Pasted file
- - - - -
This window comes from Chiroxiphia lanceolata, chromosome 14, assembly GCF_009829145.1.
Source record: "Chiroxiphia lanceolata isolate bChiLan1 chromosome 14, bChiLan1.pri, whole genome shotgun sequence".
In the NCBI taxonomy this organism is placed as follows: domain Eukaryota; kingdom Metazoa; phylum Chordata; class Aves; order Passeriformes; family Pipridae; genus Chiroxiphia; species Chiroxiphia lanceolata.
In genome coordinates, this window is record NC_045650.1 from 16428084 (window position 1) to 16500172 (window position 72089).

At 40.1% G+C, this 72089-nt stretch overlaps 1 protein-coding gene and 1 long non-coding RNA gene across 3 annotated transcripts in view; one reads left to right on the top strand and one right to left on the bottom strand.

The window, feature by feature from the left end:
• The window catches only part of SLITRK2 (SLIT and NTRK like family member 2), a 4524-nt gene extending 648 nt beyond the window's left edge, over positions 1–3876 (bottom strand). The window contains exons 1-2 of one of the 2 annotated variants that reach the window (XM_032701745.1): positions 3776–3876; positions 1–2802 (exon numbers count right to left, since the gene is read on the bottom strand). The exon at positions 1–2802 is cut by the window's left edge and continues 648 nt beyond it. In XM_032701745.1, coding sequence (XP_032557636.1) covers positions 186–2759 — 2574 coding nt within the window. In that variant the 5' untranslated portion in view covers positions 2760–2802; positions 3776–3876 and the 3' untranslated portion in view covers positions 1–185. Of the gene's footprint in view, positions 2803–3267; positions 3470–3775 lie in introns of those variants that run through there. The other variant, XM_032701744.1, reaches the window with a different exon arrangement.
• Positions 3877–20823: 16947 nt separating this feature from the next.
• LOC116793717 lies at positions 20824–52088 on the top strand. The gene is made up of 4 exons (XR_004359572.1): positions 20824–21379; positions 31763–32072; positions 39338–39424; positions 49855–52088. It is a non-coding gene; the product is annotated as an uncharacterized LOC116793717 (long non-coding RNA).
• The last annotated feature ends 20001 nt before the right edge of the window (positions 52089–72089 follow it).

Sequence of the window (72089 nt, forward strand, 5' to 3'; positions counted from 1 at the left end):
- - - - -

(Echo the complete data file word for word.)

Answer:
This window comes from Chiroxiphia lanceolata, chromosome 14, assembly GCF_009829145.1.
Source record: "Chiroxiphia lanceolata isolate bChiLan1 chromosome 14, bChiLan1.pri, whole genome shotgun sequence".
In the NCBI taxonomy this organism is placed as follows: domain Eukaryota; kingdom Metazoa; phylum Chordata; class Aves; order Passeriformes; family Pipridae; genus Chiroxiphia; species Chiroxiphia lanceolata.
In genome coordinates, this window is record NC_045650.1 from 16428084 (window position 1) to 16500172 (window position 72089).

At 40.1% G+C, this 72089-nt stretch overlaps 1 protein-coding gene and 1 long non-coding RNA gene across 3 annotated transcripts in view; one reads left to right on the top strand and one right to left on the bottom strand.

The window, feature by feature from the left end:
• The window catches only part of SLITRK2 (SLIT and NTRK like family member 2), a 4524-nt gene extending 648 nt beyond the window's left edge, over positions 1–3876 (bottom strand). The window contains exons 1-2 of one of the 2 annotated variants that reach the window (XM_032701745.1): positions 3776–3876; positions 1–2802 (exon numbers count right to left, since the gene is read on the bottom strand). The exon at positions 1–2802 is cut by the window's left edge and continues 648 nt beyond it. In XM_032701745.1, coding sequence (XP_032557636.1) covers positions 186–2759 — 2574 coding nt within the window. In that variant the 5' untranslated portion in view covers positions 2760–2802; positions 3776–3876 and the 3' untranslated portion in view covers positions 1–185. Of the gene's footprint in view, positions 2803–3267; positions 3470–3775 lie in introns of those variants that run through there. The other variant, XM_032701744.1, reaches the window with a different exon arrangement.
• Positions 3877–20823: 16947 nt separating this feature from the next.
• LOC116793717 lies at positions 20824–52088 on the top strand. The gene is made up of 4 exons (XR_004359572.1): positions 20824–21379; positions 31763–32072; positions 39338–39424; positions 49855–52088. It is a non-coding gene; the product is annotated as an uncharacterized LOC116793717 (long non-coding RNA).
• The last annotated feature ends 20001 nt before the right edge of the window (positions 52089–72089 follow it).

Sequence of the window (72089 nt, forward strand, 5' to 3'; positions counted from 1 at the left end):